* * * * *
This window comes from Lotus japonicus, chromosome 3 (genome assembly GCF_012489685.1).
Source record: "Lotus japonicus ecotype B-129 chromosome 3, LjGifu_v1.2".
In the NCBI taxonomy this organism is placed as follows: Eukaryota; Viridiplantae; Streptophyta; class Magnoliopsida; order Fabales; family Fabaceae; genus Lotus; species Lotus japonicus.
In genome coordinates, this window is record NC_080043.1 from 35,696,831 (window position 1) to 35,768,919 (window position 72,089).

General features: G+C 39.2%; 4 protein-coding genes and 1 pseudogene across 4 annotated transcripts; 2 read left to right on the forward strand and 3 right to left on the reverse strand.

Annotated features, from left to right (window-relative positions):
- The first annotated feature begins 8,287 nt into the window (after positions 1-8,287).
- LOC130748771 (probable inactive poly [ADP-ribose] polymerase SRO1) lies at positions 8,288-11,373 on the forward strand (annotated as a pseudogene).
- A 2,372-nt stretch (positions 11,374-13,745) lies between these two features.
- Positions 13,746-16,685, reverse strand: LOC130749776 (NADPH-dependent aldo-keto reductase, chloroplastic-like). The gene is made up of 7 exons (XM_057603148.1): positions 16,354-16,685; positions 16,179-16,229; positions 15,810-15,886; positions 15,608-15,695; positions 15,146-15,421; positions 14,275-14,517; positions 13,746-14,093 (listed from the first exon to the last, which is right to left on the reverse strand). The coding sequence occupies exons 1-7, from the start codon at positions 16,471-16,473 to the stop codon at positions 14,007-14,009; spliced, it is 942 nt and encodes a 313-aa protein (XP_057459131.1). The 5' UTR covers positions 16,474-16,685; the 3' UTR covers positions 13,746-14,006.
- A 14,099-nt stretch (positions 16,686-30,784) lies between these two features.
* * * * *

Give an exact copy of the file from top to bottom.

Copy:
This window comes from Lotus japonicus, chromosome 3 (genome assembly GCF_012489685.1).
Source record: "Lotus japonicus ecotype B-129 chromosome 3, LjGifu_v1.2".
In the NCBI taxonomy this organism is placed as follows: Eukaryota; Viridiplantae; Streptophyta; class Magnoliopsida; order Fabales; family Fabaceae; genus Lotus; species Lotus japonicus.
In genome coordinates, this window is record NC_080043.1 from 35,696,831 (window position 1) to 35,768,919 (window position 72,089).

General features: G+C 39.2%; 4 protein-coding genes and 1 pseudogene across 4 annotated transcripts; 2 read left to right on the forward strand and 3 right to left on the reverse strand.

Annotated features, from left to right (window-relative positions):
- The first annotated feature begins 8,287 nt into the window (after positions 1-8,287).
- LOC130748771 (probable inactive poly [ADP-ribose] polymerase SRO1) lies at positions 8,288-11,373 on the forward strand (annotated as a pseudogene).
- A 2,372-nt stretch (positions 11,374-13,745) lies between these two features.
- Positions 13,746-16,685, reverse strand: LOC130749776 (NADPH-dependent aldo-keto reductase, chloroplastic-like). The gene is made up of 7 exons (XM_057603148.1): positions 16,354-16,685; positions 16,179-16,229; positions 15,810-15,886; positions 15,608-15,695; positions 15,146-15,421; positions 14,275-14,517; positions 13,746-14,093 (listed from the first exon to the last, which is right to left on the reverse strand). The coding sequence occupies exons 1-7, from the start codon at positions 16,471-16,473 to the stop codon at positions 14,007-14,009; spliced, it is 942 nt and encodes a 313-aa protein (XP_057459131.1). The 5' UTR covers positions 16,474-16,685; the 3' UTR covers positions 13,746-14,006.
- A 14,099-nt stretch (positions 16,686-30,784) lies between these two features.